ST. PAUL -- Showing up is no longer enough, for the Wild or their fans. The State of Hockey is worn out.

For six years, fans packed the Xcel Energy Center to watch Minnesota’s NHL team, often because it was good but sometimes on impulse, returning to the X the way the zombies returned to the mall in “Dawn of the Dead.”

“Some kind of instinct, memory of what they used to do,” one of the survivors surmises while watching the living dead shamble toward the empty shopping center in George A. Romero’s seminal zombie apocalypse film. “This was an important place in their lives.”

Less than 20 games into the 2019-20 season, it’s clear that when the Wild are on the ice, the X is a less important place than it has been. The Wild sold out their opener and have yet to play to another full house, ending a streak of 230 straight sellouts with an Oct. 20 victory over Montreal.

Before that, the Wild hadn’t failed to fill their arena since Dec. 2, 2013 — nearly six full seasons ago.

It was a good run, the confluence of competitive teams and Minnesota’s affinity for hockey. Since joining the NHL as an expansion team for the 2000-01 season, the Wild have made it to just one Western Conference final, but the team has more often than not been good enough play meaningful games in March and win some playoff games.

But after a remarkably bad season on and off the ice, it’s clear that a fan base impatient to hoist a Stanley Cup has slipped quickly into apathy.

The official attendance for Thursday night’s game was 17,079, about a thousand below capacity, but the X was not much more than half full for a 3-2 victory over Arizona. For those who have spent a lot of time watching Wild games at the Xcel Energy Center, it’s a genuinely odd sight to see so many empty seats — more like a high school state tournament than an NHL game.

Obviously, the no-shows are a reflection of the team’s lousy start; the Wild entered Thursday with an NHL-worst 13 points after playing 13 (!) road games. But it’s about more than wins and losses; it’s about the general state of the franchise. After one remarkably counterproductive season under the spell of former general manager Paul Fenton, fans started tuning out.

In less than two months last season, Fenton traded a handful of underachieving but talented players for what appears to be little more than a handful of magic beans. It was so disheartening that owner Craig Leipold fired Fenton out of the blue on July 31, but not before Fenton handled the draft and free agency.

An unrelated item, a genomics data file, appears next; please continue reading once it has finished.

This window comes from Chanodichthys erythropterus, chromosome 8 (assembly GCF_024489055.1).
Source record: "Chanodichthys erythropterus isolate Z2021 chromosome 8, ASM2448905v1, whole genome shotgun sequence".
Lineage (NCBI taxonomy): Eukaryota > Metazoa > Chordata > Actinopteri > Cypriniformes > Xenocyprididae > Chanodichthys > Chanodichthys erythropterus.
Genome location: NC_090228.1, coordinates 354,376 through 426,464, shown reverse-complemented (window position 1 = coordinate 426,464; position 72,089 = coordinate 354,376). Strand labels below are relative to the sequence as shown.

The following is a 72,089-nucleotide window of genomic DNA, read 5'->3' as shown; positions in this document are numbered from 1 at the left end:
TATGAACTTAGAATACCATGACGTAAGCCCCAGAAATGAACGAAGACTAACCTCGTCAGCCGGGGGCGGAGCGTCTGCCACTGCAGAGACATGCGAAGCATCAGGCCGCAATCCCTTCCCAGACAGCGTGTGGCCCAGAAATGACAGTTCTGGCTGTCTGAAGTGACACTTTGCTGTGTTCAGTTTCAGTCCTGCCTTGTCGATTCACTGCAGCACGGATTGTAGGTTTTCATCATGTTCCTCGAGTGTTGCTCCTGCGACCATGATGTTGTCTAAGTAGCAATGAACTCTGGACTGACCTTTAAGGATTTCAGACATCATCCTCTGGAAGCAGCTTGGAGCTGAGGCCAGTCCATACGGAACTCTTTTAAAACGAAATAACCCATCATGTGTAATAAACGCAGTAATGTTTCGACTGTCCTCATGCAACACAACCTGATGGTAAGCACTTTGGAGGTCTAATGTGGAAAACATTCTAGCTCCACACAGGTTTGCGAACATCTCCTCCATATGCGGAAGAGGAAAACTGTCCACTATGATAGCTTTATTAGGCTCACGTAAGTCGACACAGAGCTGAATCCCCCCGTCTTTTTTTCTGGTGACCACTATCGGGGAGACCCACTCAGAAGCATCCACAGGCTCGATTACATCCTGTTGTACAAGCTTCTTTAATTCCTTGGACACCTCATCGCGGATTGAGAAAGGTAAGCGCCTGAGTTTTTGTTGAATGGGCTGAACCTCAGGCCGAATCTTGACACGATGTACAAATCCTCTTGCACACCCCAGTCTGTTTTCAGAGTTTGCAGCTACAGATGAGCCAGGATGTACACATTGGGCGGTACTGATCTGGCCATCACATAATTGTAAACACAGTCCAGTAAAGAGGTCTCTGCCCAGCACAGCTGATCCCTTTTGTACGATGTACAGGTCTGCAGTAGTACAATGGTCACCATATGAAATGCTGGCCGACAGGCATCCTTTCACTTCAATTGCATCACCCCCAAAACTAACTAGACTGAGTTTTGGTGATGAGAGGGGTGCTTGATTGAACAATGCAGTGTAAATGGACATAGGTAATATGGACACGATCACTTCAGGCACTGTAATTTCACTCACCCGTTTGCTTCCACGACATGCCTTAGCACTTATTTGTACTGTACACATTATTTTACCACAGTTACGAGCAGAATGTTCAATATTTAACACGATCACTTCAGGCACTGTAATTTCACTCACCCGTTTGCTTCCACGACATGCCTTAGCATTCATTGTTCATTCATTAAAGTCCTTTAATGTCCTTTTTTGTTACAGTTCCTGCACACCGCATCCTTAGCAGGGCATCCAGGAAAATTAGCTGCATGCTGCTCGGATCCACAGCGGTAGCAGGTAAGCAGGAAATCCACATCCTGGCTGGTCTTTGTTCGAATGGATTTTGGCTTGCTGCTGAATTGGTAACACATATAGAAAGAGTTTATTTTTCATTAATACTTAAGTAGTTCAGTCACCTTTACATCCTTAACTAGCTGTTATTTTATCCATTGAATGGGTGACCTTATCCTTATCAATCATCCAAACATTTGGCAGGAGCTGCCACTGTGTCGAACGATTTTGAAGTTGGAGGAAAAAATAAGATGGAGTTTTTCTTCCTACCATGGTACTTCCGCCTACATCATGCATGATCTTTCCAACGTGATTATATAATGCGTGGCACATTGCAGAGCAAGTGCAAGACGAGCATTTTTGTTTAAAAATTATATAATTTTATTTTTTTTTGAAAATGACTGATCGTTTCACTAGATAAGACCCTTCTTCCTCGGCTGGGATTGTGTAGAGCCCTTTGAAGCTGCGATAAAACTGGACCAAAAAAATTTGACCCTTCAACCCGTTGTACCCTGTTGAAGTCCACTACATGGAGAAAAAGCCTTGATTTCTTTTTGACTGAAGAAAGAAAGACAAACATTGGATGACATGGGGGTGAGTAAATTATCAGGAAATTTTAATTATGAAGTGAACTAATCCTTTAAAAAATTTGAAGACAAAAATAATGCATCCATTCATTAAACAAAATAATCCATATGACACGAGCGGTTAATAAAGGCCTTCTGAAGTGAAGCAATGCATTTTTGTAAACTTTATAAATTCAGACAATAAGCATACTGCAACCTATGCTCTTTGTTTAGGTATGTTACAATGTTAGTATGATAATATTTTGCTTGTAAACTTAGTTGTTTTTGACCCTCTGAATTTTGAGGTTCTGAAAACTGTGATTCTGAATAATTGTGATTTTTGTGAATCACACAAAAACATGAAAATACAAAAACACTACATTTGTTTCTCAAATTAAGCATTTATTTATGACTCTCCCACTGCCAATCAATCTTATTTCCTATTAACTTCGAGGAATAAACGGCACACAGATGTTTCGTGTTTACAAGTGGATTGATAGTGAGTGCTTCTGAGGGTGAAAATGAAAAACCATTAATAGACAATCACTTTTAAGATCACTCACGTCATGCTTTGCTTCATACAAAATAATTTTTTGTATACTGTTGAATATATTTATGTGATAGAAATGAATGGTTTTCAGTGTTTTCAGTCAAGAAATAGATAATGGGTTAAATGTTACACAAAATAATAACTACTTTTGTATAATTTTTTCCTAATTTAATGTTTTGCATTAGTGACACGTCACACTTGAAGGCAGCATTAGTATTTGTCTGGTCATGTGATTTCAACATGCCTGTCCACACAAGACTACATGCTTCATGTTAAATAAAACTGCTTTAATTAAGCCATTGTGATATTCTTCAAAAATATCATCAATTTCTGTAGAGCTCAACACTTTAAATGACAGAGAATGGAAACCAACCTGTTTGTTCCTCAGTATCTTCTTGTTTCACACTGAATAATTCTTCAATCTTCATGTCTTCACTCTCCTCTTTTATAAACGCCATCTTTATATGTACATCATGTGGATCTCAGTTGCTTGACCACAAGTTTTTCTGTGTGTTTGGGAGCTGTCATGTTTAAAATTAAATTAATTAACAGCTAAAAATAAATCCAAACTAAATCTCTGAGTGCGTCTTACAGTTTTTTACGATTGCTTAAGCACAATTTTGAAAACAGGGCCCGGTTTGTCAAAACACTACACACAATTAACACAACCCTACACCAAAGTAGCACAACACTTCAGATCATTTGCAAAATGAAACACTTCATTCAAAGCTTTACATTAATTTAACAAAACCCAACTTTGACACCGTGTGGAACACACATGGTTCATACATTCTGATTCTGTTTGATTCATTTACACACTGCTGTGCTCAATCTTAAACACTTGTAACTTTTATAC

For the first time in years, Wild fans started a season positive their team is going nowhere, and the principals have done nothing to change their minds. They beat a good Coyotes team on Thursday and improved to 4-1-1 at the X, but they haven’t won more than two games in a row this season. Once.

There just isn’t much about this team that promises “Future,” and that’s a tough sell. The coach is playing out the last season of his contract, the oldest players are signed through next season and beyond, the young players aren’t getting noticeably better and brand-new GM Bill Guerin is wondering how long he has to wait before doing things the way he wants to do them.

No one is waiting with bated breath for Joel Eriksson Ek to become a solid third-line center.

So, for the first time in a long time, season tickets are available and game-day tickets can be had for 20 bucks. That’s good for fans who have been priced out of seeing the Wild play in person, but it’s not a reasonable business model.

The fans will come back en masse when there is a contender on the ice, but for now they’re worn out. It’s one thing to shell out for a night watching NHL hockey and another to do it several times a season. That’s not just an investment, it’s a commitment, and this isn’t a team to fall in love with.